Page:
Does there exist asymptotic formula for ways to write n as sum of four squares? Or can this be proved impossible? I can only find reference for sums of five squares.
The function you are asking for is $r_4(n)$, the number of ways to write $n$ as a sum of four squares. The exact formula was discovered by Jacobi, and is given as
$$\displaystyle r_4(n) = 8\sum_{\substack{d  n \\ 4 \nmid d}} d.$$
Note that $$L(x) = \sum_{n\leq x} r_4(n)$$ is the number of lattice points in the ball of radius $\sqrt{x}.$
It is known that $$L(x) = \frac{\pi^2}2 x^2 + O(x \log(x)).$$ (the error term can be improved slightly, but this is not important here). This means that that $r_4(n)$ (which is the number of lattice points on the sphere of radius $\sqrt{n})$ is bounded by $O( n \log n).$ An asymptotic formula does not exist, since for $n$ prime, Jacobi's formula gives $8(n+1),$ while Gronwall's theorem tells us that this is as big as $c n \log \log n$ infinitely often.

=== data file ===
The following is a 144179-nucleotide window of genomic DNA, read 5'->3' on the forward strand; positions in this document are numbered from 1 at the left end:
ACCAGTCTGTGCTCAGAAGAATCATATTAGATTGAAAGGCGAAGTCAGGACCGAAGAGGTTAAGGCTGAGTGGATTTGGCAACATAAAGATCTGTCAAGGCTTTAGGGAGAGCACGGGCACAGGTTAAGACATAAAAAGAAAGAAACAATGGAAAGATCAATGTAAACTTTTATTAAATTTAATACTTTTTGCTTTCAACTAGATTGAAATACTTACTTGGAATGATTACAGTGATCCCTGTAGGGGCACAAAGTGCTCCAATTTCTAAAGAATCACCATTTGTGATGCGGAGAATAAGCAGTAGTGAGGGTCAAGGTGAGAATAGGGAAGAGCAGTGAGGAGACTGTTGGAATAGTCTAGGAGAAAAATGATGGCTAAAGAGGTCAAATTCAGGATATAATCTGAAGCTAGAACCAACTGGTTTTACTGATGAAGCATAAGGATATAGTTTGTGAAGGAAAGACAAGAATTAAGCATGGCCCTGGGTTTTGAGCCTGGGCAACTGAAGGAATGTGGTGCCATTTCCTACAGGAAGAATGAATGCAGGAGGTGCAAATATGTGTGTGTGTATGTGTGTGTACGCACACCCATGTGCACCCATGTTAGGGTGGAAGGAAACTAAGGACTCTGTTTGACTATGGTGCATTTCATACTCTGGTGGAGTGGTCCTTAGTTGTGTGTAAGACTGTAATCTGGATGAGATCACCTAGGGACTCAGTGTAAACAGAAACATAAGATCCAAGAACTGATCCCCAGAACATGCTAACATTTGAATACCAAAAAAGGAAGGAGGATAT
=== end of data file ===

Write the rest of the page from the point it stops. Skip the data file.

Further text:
A nice reference (but far from the only one) is:
Ivi\'c, A.; Kr\"atzel, E.; K\"uhleitner, M.; Nowak, W.G., Lattice points in large regions and related arithmetic functions: recent developments in a very classic topic, Schwarz, Wolfgang (ed.) et al., Elementare und analytische Zahlentheorie. Tagungsband. Stuttgart: Franz Steiner Verlag (ISBN 3515087575/hbk). Schriften der Wissenschaftlichen Gesellschaft an der JohannWolfgangGoetheUniversit\"at Frankfurt am Main 20, 89128 (2006). ZBL1177.11084.

$\begingroup$ Your asymptotic implies $r_4(n)=L(n)L(n1)=O(n\log n)$ (assuming that $p$, whatever that is, is constant). Where does the $n^{3/2}$ come from? $\endgroup$ – Emil Jeřábek supports Monica Apr 12 '17 at 17:03


Stanley Yao Xiao gave a perfect answer, but let me remark that $r_4(n)$ also equals $n$ times the usual singular series (familiar from the circle method) when $4\nmid n$. The difference with five or more squares is that the singular series does not vary between two positive constants: instead, it varies between $1$ and a constant times $\log\log n$. Note also that $r_4(n)$ is very small when $n$ is divisible by a large power of $2$.
For more details, see HeathBrown: A new form of the circle method, and its application to quadratic forms (J. reine angew. Math. 481 (1996), 149206), especially Theorem 4 and Corollary 1.